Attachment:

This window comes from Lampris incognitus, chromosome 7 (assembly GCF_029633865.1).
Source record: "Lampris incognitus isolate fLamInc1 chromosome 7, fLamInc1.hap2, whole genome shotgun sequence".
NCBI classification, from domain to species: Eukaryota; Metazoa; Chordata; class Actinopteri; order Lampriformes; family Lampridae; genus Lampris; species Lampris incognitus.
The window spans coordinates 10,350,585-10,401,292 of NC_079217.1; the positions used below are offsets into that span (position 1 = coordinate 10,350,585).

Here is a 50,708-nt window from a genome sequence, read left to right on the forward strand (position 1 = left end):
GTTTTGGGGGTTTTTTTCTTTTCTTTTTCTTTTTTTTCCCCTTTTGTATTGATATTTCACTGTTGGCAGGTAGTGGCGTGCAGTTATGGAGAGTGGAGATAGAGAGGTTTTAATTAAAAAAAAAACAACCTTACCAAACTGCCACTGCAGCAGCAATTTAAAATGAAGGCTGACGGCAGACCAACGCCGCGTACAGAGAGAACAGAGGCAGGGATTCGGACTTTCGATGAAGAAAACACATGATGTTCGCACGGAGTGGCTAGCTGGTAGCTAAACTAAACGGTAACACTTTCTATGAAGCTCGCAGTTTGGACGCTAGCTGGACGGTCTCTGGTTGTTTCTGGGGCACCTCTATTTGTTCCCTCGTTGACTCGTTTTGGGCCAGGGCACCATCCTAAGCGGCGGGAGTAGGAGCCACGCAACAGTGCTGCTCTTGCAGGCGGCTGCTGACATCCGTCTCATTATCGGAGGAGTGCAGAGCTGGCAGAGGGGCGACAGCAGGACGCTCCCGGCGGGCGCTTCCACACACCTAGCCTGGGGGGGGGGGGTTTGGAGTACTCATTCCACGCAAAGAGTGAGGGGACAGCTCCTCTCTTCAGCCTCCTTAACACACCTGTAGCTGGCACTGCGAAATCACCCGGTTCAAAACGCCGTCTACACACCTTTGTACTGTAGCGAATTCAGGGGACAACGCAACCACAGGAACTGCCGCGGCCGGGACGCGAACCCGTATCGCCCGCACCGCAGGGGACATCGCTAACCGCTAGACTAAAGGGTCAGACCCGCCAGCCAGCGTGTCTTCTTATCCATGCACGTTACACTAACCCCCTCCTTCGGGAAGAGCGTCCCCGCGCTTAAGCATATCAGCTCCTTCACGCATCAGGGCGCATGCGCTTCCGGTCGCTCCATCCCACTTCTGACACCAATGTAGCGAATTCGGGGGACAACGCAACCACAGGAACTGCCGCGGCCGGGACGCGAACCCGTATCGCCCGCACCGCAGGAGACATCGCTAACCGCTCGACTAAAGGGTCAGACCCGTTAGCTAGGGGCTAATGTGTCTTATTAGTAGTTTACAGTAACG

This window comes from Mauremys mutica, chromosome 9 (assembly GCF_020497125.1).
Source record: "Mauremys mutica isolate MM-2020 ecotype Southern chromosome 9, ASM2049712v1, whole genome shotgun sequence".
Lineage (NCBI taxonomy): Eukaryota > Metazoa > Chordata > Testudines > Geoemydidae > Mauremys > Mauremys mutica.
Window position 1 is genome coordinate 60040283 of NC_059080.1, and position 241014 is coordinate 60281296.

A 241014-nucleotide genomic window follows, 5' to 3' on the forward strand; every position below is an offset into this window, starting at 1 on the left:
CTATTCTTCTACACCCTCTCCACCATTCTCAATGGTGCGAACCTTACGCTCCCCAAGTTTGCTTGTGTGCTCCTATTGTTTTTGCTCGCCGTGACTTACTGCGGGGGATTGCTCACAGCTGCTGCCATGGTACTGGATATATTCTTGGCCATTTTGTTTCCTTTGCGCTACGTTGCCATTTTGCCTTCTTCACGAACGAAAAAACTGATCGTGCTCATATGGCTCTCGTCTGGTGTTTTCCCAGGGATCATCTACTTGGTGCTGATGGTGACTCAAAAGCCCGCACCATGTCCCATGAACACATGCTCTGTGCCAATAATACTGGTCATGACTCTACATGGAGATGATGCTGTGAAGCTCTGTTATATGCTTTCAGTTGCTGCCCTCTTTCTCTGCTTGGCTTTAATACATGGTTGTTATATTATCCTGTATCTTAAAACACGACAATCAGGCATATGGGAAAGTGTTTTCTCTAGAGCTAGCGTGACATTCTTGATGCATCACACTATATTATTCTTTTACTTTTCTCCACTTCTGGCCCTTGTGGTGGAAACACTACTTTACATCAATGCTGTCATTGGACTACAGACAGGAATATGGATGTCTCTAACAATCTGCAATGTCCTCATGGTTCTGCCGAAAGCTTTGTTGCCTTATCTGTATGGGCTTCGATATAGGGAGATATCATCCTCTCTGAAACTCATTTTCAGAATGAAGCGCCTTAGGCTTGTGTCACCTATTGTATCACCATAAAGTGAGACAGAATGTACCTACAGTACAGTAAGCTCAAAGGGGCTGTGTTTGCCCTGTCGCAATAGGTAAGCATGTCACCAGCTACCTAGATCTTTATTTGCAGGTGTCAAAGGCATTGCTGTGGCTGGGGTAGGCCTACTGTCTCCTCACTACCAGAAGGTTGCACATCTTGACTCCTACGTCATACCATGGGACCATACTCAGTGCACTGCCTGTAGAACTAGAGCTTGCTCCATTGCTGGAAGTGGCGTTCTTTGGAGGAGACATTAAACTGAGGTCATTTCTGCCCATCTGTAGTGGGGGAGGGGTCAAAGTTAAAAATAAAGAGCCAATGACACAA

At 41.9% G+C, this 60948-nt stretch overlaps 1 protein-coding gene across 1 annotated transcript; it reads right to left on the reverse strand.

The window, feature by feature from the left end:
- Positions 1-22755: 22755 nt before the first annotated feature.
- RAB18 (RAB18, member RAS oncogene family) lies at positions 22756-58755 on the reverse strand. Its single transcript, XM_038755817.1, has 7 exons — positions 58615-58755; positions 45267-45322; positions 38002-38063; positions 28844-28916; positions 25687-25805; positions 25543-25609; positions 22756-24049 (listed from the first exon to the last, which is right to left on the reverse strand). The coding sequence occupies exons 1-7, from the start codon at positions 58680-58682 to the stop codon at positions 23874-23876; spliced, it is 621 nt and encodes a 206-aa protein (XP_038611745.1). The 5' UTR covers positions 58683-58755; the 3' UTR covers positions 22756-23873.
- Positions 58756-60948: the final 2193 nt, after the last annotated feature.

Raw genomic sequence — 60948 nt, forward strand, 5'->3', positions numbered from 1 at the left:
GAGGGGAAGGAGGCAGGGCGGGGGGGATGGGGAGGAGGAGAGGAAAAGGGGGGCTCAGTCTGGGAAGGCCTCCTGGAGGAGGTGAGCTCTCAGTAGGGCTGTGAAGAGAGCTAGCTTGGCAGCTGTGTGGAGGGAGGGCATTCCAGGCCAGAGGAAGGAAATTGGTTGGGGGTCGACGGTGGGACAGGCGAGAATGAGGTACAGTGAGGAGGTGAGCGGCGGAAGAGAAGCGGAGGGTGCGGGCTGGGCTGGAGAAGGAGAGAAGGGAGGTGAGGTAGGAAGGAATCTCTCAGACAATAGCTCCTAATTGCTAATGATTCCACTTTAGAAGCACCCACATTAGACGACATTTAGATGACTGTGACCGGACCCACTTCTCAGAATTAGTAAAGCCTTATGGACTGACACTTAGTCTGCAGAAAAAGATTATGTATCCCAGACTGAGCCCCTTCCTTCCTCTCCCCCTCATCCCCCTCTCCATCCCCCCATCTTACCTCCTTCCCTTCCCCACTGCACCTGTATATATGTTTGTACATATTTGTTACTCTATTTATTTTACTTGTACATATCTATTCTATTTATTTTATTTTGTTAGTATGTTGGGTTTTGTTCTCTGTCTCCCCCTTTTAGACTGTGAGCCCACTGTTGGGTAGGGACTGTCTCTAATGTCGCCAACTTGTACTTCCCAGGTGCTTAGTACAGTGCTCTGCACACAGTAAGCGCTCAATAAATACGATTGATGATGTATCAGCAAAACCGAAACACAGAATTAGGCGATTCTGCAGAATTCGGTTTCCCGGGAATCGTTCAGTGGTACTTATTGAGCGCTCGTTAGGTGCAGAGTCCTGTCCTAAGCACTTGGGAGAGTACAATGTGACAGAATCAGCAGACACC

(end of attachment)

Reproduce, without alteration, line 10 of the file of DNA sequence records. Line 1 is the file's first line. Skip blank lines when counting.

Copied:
Window position 1 is genome coordinate 60040283 of NC_059080.1, and position 241014 is coordinate 60281296.